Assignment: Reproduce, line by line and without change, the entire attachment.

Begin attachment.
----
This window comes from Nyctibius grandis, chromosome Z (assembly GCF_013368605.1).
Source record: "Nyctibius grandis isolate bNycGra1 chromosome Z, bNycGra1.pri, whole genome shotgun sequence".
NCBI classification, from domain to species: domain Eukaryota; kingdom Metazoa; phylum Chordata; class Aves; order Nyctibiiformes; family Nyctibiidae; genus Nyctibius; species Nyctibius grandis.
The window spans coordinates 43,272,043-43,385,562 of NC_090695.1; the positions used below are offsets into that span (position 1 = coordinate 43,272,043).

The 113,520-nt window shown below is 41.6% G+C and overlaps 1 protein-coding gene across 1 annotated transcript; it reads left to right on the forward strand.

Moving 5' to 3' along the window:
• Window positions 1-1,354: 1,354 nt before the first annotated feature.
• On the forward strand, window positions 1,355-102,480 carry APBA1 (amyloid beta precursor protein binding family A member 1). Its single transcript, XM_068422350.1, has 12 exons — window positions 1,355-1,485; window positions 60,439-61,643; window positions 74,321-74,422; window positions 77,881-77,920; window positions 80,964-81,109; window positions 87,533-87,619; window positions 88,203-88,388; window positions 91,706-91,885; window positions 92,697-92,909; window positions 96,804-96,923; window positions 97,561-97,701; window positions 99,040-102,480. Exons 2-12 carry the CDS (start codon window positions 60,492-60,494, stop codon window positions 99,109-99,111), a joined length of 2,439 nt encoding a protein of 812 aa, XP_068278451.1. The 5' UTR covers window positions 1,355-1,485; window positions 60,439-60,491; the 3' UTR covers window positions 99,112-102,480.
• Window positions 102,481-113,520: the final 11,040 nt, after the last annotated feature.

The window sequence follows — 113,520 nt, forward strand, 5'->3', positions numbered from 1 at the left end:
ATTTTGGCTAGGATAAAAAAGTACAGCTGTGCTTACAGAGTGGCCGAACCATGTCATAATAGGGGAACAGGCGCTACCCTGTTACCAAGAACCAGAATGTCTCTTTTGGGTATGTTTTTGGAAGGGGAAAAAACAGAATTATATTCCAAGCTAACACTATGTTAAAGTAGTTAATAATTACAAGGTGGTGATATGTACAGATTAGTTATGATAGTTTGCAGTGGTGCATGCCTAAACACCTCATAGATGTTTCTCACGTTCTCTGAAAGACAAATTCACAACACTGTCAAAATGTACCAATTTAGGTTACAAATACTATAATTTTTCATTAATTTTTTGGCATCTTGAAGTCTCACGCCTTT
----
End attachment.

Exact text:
This window comes from Nyctibius grandis, chromosome Z (assembly GCF_013368605.1).
Source record: "Nyctibius grandis isolate bNycGra1 chromosome Z, bNycGra1.pri, whole genome shotgun sequence".
NCBI classification, from domain to species: domain Eukaryota; kingdom Metazoa; phylum Chordata; class Aves; order Nyctibiiformes; family Nyctibiidae; genus Nyctibius; species Nyctibius grandis.
The window spans coordinates 43,272,043-43,385,562 of NC_090695.1; the positions used below are offsets into that span (position 1 = coordinate 43,272,043).

The 113,520-nt window shown below is 41.6% G+C and overlaps 1 protein-coding gene across 1 annotated transcript; it reads left to right on the forward strand.

Moving 5' to 3' along the window:
• Window positions 1-1,354: 1,354 nt before the first annotated feature.
• On the forward strand, window positions 1,355-102,480 carry APBA1 (amyloid beta precursor protein binding family A member 1). Its single transcript, XM_068422350.1, has 12 exons — window positions 1,355-1,485; window positions 60,439-61,643; window positions 74,321-74,422; window positions 77,881-77,920; window positions 80,964-81,109; window positions 87,533-87,619; window positions 88,203-88,388; window positions 91,706-91,885; window positions 92,697-92,909; window positions 96,804-96,923; window positions 97,561-97,701; window positions 99,040-102,480. Exons 2-12 carry the CDS (start codon window positions 60,492-60,494, stop codon window positions 99,109-99,111), a joined length of 2,439 nt encoding a protein of 812 aa, XP_068278451.1. The 5' UTR covers window positions 1,355-1,485; window positions 60,439-60,491; the 3' UTR covers window positions 99,112-102,480.
• Window positions 102,481-113,520: the final 11,040 nt, after the last annotated feature.

The window sequence follows — 113,520 nt, forward strand, 5'->3', positions numbered from 1 at the left end:
ATTTTGGCTAGGATAAAAAAGTACAGCTGTGCTTACAGAGTGGCCGAACCATGTCATAATAGGGGAACAGGCGCTACCCTGTTACCAAGAACCAGAATGTCTCTTTTGGGTATGTTTTTGGAAGGGGAAAAAACAGAATTATATTCCAAGCTAACACTATGTTAAAGTAGTTAATAATTACAAGGTGGTGATATGTACAGATTAGTTATGATAGTTTGCAGTGGTGCATGCCTAAACACCTCATAGATGTTTCTCACGTTCTCTGAAAGACAAATTCACAACACTGTCAAAATGTACCAATTTAGGTTACAAATACTATAATTTTTCATTAATTTTTTGGCATCTTGAAGTCTCACGCCTTT